What’s interesting, though, is that much of this criticism comes from those who are no longer members and/or no longer practitioners.  And rarely comes with a side of “maybe they should try this idea instead.”  And sometimes, just sometimes, those same critics will attend a state SHRM event or the big annual event, take the free pass, and consider the conference lucky to have them.  I’m not saying they have nothing to contribute.  In fact, I think they are some of our best and brightest minds, and could make a huge impact if they were actively engaged.  But for reasons too numerous to list, they are not.

I’d hesitate to say that I’ve been active with SHRM, though I keep my membership up, maintain my SPHR and speak at a lot of SHRM events, both state and regional.  When I go, though, I try to add a little value.  I try to hit the Twitter channel, write a post or two, work the social media desk to tutor attendees, speak or help with some kind of charity event.  There are a lot of ways to contribute, and I try to hit at least a couple of channels.  But I’ve been woefully inactive at the local level, and recently attended my first HRMA STL meeting.  Ever.

But there are those in our community who bust their hump to make a difference, and do so in their spare time.  I am regularly inspire by Steve Browne, a true HR leader/practitioner who puts in more hours that anyone would care to count with local, state and national SHRM.  He went and testified in front of Congress, and made us all proud.  He is one of the leaders who spoke up when SHRM lost their Social Media leader to make sure we didn’t lose ground.  He takes complaints from the masses and, believe it or not, shares it with the people who ARE ASKING FOR THAT FEEDBACK.  Crazy, right?  He takes responsibility to make the profession better, and he inspires me to be better.  He’s not the only one, of course, but there are far too many names to list.  (More on that in future posts, I promise.)

So this week, I was asked and agreed to take the role of Social Media Director for Missouri SHRM.  When I was offered the role, I didn’t know what all I would need to do or how much time it would require, but I knew that it was a chance to help out, spread the message of the state SHRM team and connect with more practitioners in my home state.  And a light bulb went off.  If I wasn’t willing to step up and be part of making things better, why should I expect others to do so?

So I’m taking the job.  And hopefully, I’ll be able to contribute something in the process.

If you are a naysayer, a critic, or a conscientious objector, I’d challenge you to get involved to make SHRM better as an organization.  Work at the local level, the state level, the national level, or any combination of those.  There is an entire profession waiting for help that needs your input, that needs you voice, that needs your energy.  You can choose to do as little or as much as you can handle, but it is only through those contributions that we can shape our community and make it better than it is today.  That’s the challenge.  That’s the opportunity.  That’s your chance to change the world.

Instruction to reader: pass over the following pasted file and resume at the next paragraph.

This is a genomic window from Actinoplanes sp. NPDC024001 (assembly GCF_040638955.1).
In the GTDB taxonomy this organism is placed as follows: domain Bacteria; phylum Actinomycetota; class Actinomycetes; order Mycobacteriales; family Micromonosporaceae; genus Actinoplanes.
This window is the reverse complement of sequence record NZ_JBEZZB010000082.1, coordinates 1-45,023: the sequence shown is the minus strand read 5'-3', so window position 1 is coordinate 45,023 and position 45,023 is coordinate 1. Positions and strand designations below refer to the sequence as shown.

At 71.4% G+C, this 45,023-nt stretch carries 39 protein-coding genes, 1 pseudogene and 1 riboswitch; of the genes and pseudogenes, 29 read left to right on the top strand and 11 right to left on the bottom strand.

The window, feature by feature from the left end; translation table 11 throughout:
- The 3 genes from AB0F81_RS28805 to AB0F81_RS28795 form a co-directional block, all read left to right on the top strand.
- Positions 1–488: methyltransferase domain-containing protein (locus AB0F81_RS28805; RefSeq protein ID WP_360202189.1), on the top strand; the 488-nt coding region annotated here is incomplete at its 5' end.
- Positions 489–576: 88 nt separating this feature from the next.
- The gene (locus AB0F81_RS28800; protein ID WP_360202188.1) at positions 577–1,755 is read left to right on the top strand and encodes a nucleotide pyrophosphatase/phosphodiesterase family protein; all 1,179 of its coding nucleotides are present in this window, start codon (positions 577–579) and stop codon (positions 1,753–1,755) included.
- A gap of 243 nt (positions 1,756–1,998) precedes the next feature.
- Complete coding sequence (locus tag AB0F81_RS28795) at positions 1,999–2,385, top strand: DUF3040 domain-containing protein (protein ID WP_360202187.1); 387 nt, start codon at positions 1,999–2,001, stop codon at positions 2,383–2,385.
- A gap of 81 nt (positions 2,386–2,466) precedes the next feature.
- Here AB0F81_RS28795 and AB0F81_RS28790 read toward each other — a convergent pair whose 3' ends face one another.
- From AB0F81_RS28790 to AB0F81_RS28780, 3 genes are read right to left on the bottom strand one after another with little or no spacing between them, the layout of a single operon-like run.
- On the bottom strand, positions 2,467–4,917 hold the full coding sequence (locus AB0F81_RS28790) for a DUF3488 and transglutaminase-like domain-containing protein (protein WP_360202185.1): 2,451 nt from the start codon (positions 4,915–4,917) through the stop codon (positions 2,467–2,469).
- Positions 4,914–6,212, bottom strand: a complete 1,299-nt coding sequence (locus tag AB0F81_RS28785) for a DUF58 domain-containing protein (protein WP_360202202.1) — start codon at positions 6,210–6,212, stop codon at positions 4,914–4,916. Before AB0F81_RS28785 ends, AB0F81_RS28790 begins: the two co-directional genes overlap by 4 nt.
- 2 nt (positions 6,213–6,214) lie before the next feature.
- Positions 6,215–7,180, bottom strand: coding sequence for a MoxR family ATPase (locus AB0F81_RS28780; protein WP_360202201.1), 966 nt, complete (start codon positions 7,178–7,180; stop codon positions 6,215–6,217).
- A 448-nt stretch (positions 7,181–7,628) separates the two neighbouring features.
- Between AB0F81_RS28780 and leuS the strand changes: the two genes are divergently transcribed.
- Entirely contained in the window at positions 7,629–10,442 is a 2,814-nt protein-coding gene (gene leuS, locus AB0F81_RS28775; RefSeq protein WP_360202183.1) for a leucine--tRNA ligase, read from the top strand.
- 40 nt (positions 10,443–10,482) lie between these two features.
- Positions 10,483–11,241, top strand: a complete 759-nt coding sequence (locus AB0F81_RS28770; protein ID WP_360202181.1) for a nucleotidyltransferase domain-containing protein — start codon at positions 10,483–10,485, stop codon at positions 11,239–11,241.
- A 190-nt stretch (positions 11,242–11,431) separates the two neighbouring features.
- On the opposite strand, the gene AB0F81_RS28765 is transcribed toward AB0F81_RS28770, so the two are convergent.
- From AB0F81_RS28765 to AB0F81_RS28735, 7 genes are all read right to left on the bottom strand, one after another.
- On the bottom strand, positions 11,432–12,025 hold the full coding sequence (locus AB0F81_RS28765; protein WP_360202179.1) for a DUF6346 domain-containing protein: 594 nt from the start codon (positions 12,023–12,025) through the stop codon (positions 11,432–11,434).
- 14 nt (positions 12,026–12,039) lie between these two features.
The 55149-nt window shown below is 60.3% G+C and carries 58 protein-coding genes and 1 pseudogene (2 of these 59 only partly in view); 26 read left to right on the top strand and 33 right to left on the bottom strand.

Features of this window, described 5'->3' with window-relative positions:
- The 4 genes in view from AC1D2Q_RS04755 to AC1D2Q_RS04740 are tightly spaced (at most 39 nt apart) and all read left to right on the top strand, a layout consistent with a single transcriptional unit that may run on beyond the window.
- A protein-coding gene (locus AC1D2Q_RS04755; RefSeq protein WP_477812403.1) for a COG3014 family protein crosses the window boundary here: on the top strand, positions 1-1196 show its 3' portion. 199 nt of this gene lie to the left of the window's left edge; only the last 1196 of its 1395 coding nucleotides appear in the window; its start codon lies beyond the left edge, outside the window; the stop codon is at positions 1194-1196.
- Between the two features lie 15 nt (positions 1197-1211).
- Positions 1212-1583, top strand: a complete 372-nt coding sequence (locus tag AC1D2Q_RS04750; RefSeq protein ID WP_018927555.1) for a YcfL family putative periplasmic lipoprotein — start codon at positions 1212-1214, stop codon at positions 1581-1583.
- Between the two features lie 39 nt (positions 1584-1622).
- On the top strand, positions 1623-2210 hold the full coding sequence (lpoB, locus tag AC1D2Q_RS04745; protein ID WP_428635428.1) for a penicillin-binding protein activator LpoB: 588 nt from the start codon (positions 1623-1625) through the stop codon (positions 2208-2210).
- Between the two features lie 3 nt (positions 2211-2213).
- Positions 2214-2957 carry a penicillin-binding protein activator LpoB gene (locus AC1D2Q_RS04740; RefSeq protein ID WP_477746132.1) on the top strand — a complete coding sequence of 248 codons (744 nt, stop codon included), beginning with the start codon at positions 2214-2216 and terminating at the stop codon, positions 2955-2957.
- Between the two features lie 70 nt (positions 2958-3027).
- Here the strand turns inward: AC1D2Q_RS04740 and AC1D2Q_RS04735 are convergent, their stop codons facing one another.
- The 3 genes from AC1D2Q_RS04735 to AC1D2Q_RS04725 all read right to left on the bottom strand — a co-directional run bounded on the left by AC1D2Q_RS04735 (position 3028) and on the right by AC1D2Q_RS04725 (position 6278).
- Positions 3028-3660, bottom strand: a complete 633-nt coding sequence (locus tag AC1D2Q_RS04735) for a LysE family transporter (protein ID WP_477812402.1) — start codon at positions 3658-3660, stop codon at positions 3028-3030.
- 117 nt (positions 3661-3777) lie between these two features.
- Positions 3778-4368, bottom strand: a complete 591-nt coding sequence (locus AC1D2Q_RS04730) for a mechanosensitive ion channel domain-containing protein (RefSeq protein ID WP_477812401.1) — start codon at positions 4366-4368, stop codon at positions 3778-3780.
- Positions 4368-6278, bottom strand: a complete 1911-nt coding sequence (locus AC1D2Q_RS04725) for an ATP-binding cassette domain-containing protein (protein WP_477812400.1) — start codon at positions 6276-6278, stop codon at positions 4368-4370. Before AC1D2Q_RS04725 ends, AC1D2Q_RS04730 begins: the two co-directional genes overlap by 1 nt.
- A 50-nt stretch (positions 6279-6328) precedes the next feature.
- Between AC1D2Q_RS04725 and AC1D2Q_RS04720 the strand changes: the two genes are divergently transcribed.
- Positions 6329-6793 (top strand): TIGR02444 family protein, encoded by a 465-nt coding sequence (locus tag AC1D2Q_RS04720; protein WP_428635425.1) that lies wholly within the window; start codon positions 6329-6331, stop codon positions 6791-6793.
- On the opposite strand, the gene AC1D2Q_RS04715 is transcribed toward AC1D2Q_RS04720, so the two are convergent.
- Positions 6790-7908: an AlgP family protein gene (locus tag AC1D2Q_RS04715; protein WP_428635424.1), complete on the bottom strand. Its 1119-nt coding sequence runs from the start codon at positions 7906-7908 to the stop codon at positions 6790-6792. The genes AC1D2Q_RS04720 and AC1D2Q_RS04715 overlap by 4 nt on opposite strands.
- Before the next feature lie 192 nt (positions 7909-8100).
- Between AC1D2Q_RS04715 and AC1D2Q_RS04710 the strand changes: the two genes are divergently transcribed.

And if not, STFU.  The rest of us have work to do.

 

Should Freedom of Speech Go to the Top?

I consider myself browser neutral (as long as it isn’t IE), and spend most of my day with both Firefox and Chrome running.  So news about either of them tends to catch my eye.  So when I see news that Mozilla employees are asking the CEO to step down via Twitter, it gets my attention.  After all, the guy just got the job a few days earlier.  So why all the fuss?

It seems that the CEO in question, Brendan Eich, donated $1,000 to California’s Proposition 8 initiative against same-sex marriage.  Four years ago.  (He also invented JavaScript and is, by all accounts, a pretty impressive tech brain.)  So there is outrage that he has been appointed CEO,  given his political beliefs, citing the Mozilla code of diversity and inclusion.

But here’s the thing.

Doesn’t diversity and inclusion sort of imply that a person is free to believe as they will, so long as it doesn’t lead to discrimination in the workplace?  Are we really going to expect someone to give up their professional ambition because they choose to donate their own money (and not an overwhelming amount, though not trivial) to a cause that is unpopular?  I expect there are C-level officers in almost every company in the world that don’t believe in same-sex marriage.  Just look at the list.  Feelings on this issue tend to run along age lines, and the more experienced business leaders tend to be older.  We can make a reasonable extrapolation, then, that there are a number of leaders who feel the same as Eich.  They also happen to be good at what they do, and capable of leading an organization.